How to Dream with Purpose
Dream incubation before sleep can give you wisdom to accomplish goals
Do your dreams seem like random bits of information just swirling around your mind? Are you surprised by what you experience when you’re dreaming? Your unconscious mind will often bring to your attention unexpected images, sounds, and feelings when you’re dreaming. But no matter how random or surprising your dreams may seem, every dream you experience can benefit your mind and spirit in some way.
If you approach your dreams intentionally by using them to accomplish specific purposes in your life — such as helping you make a decision, solve a problem, heal from something painful, find encouragement, or come up with a creative idea — you’ll connect your sleeping and waking lives. That will help you reach whatever goals you’re hoping to reach through your dreams.
The process of choosing what to dream about is called dream incubation.
The word “incubation” comes from the Greek word “incubatio”, which means to keep something in a favorable condition for it to develop. You can turn the goals that you’re holding in your mind can into dreams, through which you can explore how best to reach those goals. By preparing yourself to dream about issues or situations you hope to resolve in your life, you can discover the wisdom you need as you’re dreaming.
Here’s how to incubate dreams with specific purposes:
- Decide what you want to dream about, and why. What specific issue do you want to understand better and hopefully resolve as a result of dreaming about it? What questions do you have about a certain situation, about which a dream could help you find answers? Are you facing an important decision soon and want a dream to help you figure out what to do? Do you need healing or encouragement that you hope a dream will give you? Clarify what you’re hoping to accomplish. Choose just one purpose for each dream.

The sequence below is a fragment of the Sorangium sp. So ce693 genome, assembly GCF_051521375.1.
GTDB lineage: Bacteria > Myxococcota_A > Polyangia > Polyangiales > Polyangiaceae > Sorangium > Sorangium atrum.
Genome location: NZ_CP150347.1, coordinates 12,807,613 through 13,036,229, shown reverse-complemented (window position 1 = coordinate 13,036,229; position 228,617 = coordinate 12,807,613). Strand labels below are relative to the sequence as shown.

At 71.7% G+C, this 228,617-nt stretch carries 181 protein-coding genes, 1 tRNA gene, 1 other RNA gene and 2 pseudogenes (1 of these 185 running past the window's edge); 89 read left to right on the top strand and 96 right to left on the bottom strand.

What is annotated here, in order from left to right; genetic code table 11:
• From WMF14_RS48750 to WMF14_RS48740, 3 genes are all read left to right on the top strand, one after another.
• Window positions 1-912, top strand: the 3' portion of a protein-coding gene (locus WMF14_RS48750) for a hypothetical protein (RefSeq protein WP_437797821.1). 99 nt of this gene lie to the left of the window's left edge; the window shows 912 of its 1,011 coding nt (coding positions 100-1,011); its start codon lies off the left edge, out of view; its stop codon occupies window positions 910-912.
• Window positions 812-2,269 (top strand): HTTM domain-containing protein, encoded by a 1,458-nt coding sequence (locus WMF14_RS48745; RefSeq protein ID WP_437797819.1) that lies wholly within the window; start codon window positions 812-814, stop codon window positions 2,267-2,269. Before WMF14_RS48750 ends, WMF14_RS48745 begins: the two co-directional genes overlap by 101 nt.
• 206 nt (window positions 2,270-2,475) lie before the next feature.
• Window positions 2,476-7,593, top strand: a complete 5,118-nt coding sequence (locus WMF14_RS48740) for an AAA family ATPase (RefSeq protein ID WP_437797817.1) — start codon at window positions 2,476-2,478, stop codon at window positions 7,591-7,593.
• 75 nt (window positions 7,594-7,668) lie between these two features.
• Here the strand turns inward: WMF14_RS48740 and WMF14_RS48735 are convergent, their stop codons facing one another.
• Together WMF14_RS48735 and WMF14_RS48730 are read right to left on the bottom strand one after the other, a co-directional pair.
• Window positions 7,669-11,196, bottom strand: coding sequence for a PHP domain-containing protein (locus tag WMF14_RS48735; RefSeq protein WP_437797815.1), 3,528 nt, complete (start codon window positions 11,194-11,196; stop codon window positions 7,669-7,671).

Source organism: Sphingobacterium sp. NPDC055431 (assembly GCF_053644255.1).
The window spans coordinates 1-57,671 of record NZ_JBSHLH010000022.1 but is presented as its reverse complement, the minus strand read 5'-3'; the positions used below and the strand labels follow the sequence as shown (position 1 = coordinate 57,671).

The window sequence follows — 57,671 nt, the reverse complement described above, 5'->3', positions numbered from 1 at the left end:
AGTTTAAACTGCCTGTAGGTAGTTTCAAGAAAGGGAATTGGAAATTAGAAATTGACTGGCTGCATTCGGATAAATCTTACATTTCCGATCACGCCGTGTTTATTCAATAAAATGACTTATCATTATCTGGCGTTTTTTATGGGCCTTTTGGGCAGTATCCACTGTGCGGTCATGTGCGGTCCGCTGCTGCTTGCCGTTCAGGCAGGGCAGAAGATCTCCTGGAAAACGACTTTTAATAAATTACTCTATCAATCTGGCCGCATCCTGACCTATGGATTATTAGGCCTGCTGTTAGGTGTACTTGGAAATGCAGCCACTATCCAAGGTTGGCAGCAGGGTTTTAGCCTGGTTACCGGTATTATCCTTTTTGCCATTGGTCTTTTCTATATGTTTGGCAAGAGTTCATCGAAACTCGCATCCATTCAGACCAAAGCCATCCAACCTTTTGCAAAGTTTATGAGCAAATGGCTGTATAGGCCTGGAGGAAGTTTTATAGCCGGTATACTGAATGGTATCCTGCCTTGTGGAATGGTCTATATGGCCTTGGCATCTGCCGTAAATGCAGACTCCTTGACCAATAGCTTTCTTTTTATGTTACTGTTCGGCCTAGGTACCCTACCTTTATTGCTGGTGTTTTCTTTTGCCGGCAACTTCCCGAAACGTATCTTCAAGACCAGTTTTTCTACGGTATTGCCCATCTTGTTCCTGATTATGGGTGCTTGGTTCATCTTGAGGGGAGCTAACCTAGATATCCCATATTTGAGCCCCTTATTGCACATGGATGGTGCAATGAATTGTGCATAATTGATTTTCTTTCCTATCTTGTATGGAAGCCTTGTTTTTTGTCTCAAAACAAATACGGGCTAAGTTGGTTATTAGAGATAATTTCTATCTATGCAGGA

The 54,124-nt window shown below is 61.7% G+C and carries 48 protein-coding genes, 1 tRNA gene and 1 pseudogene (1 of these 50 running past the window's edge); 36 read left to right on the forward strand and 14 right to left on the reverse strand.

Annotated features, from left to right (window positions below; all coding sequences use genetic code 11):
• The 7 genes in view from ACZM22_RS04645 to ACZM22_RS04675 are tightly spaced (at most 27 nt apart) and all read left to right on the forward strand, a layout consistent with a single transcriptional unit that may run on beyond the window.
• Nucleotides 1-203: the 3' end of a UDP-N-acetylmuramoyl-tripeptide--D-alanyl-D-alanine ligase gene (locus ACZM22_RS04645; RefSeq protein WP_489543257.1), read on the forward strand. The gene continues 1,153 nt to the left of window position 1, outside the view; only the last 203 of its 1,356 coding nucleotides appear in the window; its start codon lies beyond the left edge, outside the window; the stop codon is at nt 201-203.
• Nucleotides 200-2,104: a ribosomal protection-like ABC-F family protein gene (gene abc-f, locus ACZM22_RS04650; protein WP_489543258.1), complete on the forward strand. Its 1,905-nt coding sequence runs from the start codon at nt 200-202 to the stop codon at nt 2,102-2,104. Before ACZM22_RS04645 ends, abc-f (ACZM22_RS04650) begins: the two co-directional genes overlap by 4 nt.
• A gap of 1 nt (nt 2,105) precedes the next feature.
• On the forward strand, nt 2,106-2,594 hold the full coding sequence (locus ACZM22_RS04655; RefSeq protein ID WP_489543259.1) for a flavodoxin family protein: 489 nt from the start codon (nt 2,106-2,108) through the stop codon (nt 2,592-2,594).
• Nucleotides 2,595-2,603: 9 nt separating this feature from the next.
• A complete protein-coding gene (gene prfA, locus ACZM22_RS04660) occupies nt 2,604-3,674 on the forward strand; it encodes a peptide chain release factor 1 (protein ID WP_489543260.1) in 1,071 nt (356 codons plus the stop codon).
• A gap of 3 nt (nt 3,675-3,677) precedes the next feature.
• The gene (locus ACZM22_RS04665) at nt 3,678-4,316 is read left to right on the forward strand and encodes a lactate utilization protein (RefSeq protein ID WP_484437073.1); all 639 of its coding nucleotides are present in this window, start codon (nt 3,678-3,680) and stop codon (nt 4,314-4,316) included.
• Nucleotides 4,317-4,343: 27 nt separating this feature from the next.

- Purify your body to clear your mind. The day before the night you plan to dream with a specific goal in mind, prepare yourself by abstaining from substances like alcohol and caffeine that can interfere with getting the good quality sleep you need to dream well. Free up your energy for dreaming by abstaining from activities that deplete your energy — such as work and sex — in your bedroom for the evening. The more you focus your body on concentrating on your dream, the better you’ll be able to focus your mind on it after you fall asleep, because the physical part of you is connected to the mental, emotional, and spiritual parts of you.
- Create a relaxing atmosphere in your bedroom. Remove items from your bedroom that can distract you from sleeping (such as a television, cell phone, or laptop computer) and add whatever will help you relax so you can sleep well (like candles, soft music, a white noise machine, or soft blankets).
- Pray or meditate about your dream’s purpose before falling asleep. Reflect on the specific issue or situation you hope to address in your mind while you’re sleeping. Focus your mind on it now — before you fall asleep and start dreaming. Ask God to help you dream about that subject. Speak your prayer out loud, which reinforces it in your mind. You may want to follow the ancient tradition of writing down your prayer on paper that you then place underneath your pillow before going to sleep. (After you awaken, the piece of paper will serve as a tangible reminder of your goal for the dream, which should help you remember and record it.) As you drift off to sleep, remind yourself of the purpose you hope to fulfill through a dream that night. Meditate on what you’d like to dream about, and imagine what the dream could be like. Then just relax and let go of your concerns, trusting that you’ll learn something from your dreams. Ease into sleep with an open mind and without any fear. Expect to experience dreams that will give you the wisdom you need.
Whitney Hopler works as Communications Coordinator at George Mason University’s Center for the Advancement of Well-Being and has written for many media organizations, from About.com to the Washington Post. Connect with her on Twitter and Facebook.